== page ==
The low-carb, high-fat approach to the keto diet limits the types of foods you can have, and entire food groups are eliminated entirely. Beans, legumes, and whole grains are out, as are many fruits and vegetables. Many of these foods carry vitamins, minerals, and other nutrients you can’t get from any other source, and without them, you may start to experience nutritional deficiencies.
“Keto is not a great long-term diet, as it is not a balanced diet,” says Nancy Rahnama, MD, an internal medicine and bariatric specialist in Los Angeles. “A diet that is devoid of fruit and vegetables will result in long-term micronutrient deficiencies that can have other consequences,” she says. “The keto diet can be used for short-term fat loss, as long as it is under medical supervision.”
Constipation and bowel changes
Eliminating most fruits and vegetables can have other consequences, too. Without fiber-rich foods, you may begin to experience bowel changes, including difficulty having a bowel movement and eventually constipation. Luiza Petre, MD, a board-certified cardiologist and weight management specialist in New York City, suggests focusing on eating more low-carb, fiber-rich foods to help beat this bowel issue. “Try fibrous vegetables, such as broccoli, asparagus, and cabbage, consume more fat like MCT oil, coconut oil, or ghee, and, as always, drink plenty of water,” she says.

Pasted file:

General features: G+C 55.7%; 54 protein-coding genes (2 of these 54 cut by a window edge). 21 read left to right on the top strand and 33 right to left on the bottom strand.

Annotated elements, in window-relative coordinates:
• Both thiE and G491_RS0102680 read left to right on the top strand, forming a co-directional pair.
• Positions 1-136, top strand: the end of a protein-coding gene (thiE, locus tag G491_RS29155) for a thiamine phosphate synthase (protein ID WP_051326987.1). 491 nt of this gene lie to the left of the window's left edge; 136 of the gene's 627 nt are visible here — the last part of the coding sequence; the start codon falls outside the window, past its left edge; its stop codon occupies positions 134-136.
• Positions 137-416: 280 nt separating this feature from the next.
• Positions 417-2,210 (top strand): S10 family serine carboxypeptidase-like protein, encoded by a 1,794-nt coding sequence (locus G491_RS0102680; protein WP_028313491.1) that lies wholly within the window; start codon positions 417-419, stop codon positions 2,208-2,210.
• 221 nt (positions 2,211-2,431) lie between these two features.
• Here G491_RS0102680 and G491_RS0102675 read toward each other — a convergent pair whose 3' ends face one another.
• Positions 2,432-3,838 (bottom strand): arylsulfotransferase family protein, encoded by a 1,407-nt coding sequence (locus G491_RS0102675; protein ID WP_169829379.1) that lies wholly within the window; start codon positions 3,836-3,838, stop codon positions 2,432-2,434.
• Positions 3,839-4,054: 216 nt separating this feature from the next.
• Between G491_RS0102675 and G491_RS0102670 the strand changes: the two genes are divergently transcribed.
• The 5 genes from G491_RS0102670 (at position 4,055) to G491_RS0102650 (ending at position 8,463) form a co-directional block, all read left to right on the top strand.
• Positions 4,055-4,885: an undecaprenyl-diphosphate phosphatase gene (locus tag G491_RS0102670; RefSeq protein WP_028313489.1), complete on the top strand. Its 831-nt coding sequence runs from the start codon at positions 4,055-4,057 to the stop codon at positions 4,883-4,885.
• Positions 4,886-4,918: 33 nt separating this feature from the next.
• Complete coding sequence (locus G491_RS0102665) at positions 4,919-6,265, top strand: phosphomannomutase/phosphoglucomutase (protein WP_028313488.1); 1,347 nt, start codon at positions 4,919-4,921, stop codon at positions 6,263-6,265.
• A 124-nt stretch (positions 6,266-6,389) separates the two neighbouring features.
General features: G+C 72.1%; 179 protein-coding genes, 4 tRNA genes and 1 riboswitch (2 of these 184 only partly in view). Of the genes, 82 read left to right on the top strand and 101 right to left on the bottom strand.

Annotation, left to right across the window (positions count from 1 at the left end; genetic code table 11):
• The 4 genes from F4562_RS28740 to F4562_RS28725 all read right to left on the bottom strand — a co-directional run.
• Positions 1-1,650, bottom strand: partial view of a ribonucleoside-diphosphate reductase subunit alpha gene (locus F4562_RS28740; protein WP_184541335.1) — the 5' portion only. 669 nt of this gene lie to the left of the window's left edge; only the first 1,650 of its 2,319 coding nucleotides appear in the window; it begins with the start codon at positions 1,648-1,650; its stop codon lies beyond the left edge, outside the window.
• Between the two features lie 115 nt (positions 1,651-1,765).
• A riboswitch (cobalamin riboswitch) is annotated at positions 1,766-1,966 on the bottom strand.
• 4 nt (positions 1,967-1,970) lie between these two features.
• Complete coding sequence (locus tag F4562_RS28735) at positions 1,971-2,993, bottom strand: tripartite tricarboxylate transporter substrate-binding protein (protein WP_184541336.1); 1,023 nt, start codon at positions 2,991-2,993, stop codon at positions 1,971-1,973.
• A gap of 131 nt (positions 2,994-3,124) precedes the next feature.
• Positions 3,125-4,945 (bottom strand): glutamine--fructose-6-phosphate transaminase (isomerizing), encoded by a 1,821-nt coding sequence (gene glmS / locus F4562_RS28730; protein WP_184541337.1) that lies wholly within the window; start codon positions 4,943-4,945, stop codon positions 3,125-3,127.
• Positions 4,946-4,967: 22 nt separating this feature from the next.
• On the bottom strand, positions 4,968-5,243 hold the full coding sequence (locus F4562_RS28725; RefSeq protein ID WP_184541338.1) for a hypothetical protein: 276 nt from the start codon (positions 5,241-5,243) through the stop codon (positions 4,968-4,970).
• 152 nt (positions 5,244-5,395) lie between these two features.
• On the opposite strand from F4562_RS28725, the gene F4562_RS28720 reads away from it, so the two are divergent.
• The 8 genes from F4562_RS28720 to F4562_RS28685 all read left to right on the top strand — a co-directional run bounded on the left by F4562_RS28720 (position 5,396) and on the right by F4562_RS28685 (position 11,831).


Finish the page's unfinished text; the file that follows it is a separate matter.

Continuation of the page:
Loss of electrolytes
As ketosis begins, your body will start dumping glycogen, which is an energy source of carbohydrate stored in the muscles and liver. This will increase how often you urinate and can lead to an inevitable loss of electrolytes, Dr. Rahnama says. Electrolytes are essential to cardiac function and normal heart beating. “The loss of electrolytes, such as sodium, magnesium, and potassium will put the dieter at risk of a cardiac arrhythmia,” Dr. Rahnama adds.
Look for natural sources of electrolytes or take an over-the-counter supplement. “Avocados, leafy greens, asparagus, and cruciferous veggies are great for providing important electrolytes, says Josh Axe, a doctor of chiropractic, certified doctor of natural medicine and clinical nutritionist in Nashville, TN. Ax also suggests a magnesium supplement to help you sleep and avoid cramps or constipation.